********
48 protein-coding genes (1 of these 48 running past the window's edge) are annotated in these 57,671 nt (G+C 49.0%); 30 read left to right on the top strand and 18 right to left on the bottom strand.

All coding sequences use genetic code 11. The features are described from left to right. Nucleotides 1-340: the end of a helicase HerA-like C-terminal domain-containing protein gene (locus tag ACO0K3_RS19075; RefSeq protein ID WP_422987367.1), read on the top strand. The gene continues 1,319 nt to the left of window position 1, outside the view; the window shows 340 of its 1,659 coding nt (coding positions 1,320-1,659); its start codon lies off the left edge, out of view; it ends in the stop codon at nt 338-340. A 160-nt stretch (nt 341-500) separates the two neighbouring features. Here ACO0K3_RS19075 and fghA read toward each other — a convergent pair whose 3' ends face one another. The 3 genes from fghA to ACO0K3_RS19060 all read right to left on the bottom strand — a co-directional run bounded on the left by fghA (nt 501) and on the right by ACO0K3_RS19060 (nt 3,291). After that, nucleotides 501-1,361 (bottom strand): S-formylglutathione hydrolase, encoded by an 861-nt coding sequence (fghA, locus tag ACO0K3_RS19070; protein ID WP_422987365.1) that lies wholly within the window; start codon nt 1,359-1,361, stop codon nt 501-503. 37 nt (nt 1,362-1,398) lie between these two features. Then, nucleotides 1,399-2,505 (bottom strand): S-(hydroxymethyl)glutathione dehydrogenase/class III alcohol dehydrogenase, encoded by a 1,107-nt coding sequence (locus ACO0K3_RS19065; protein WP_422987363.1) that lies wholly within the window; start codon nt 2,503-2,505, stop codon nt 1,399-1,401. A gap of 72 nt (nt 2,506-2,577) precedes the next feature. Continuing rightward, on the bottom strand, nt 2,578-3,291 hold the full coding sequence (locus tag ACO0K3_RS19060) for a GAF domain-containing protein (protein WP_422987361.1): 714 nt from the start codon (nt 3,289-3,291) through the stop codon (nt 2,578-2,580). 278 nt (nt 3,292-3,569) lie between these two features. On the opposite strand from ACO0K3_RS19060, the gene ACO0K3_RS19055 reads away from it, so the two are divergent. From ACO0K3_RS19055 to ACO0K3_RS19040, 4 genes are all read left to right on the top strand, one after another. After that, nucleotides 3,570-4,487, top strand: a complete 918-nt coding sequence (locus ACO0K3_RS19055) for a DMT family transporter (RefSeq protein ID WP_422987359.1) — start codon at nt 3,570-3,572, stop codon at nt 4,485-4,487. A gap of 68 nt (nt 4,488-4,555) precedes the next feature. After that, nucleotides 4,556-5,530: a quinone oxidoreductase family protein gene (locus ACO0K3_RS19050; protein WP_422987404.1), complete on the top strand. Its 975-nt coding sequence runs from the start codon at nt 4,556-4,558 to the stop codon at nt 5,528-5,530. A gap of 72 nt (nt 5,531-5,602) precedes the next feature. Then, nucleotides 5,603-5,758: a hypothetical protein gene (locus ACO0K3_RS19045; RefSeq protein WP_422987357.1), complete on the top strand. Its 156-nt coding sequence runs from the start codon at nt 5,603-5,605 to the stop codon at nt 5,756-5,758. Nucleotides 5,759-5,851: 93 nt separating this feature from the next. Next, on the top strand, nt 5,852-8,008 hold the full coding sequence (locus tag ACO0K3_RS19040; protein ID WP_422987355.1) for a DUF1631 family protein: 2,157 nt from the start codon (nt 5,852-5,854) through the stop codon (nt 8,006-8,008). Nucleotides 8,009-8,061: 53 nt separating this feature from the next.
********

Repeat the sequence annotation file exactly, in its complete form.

48 protein-coding genes (1 of these 48 running past the window's edge) are annotated in these 57,671 nt (G+C 49.0%); 30 read left to right on the top strand and 18 right to left on the bottom strand.

All coding sequences use genetic code 11. The features are described from left to right. Nucleotides 1-340: the end of a helicase HerA-like C-terminal domain-containing protein gene (locus tag ACO0K3_RS19075; RefSeq protein ID WP_422987367.1), read on the top strand. The gene continues 1,319 nt to the left of window position 1, outside the view; the window shows 340 of its 1,659 coding nt (coding positions 1,320-1,659); its start codon lies off the left edge, out of view; it ends in the stop codon at nt 338-340. A 160-nt stretch (nt 341-500) separates the two neighbouring features. Here ACO0K3_RS19075 and fghA read toward each other — a convergent pair whose 3' ends face one another. The 3 genes from fghA to ACO0K3_RS19060 all read right to left on the bottom strand — a co-directional run bounded on the left by fghA (nt 501) and on the right by ACO0K3_RS19060 (nt 3,291). After that, nucleotides 501-1,361 (bottom strand): S-formylglutathione hydrolase, encoded by an 861-nt coding sequence (fghA, locus tag ACO0K3_RS19070; protein ID WP_422987365.1) that lies wholly within the window; start codon nt 1,359-1,361, stop codon nt 501-503. 37 nt (nt 1,362-1,398) lie between these two features. Then, nucleotides 1,399-2,505 (bottom strand): S-(hydroxymethyl)glutathione dehydrogenase/class III alcohol dehydrogenase, encoded by a 1,107-nt coding sequence (locus ACO0K3_RS19065; protein WP_422987363.1) that lies wholly within the window; start codon nt 2,503-2,505, stop codon nt 1,399-1,401. A gap of 72 nt (nt 2,506-2,577) precedes the next feature. Continuing rightward, on the bottom strand, nt 2,578-3,291 hold the full coding sequence (locus tag ACO0K3_RS19060) for a GAF domain-containing protein (protein WP_422987361.1): 714 nt from the start codon (nt 3,289-3,291) through the stop codon (nt 2,578-2,580). 278 nt (nt 3,292-3,569) lie between these two features. On the opposite strand from ACO0K3_RS19060, the gene ACO0K3_RS19055 reads away from it, so the two are divergent. From ACO0K3_RS19055 to ACO0K3_RS19040, 4 genes are all read left to right on the top strand, one after another. After that, nucleotides 3,570-4,487, top strand: a complete 918-nt coding sequence (locus ACO0K3_RS19055) for a DMT family transporter (RefSeq protein ID WP_422987359.1) — start codon at nt 3,570-3,572, stop codon at nt 4,485-4,487. A gap of 68 nt (nt 4,488-4,555) precedes the next feature. After that, nucleotides 4,556-5,530: a quinone oxidoreductase family protein gene (locus ACO0K3_RS19050; protein WP_422987404.1), complete on the top strand. Its 975-nt coding sequence runs from the start codon at nt 4,556-4,558 to the stop codon at nt 5,528-5,530. A gap of 72 nt (nt 5,531-5,602) precedes the next feature. Then, nucleotides 5,603-5,758: a hypothetical protein gene (locus ACO0K3_RS19045; RefSeq protein WP_422987357.1), complete on the top strand. Its 156-nt coding sequence runs from the start codon at nt 5,603-5,605 to the stop codon at nt 5,756-5,758. Nucleotides 5,759-5,851: 93 nt separating this feature from the next. Next, on the top strand, nt 5,852-8,008 hold the full coding sequence (locus tag ACO0K3_RS19040; protein ID WP_422987355.1) for a DUF1631 family protein: 2,157 nt from the start codon (nt 5,852-5,854) through the stop codon (nt 8,006-8,008). Nucleotides 8,009-8,061: 53 nt separating this feature from the next.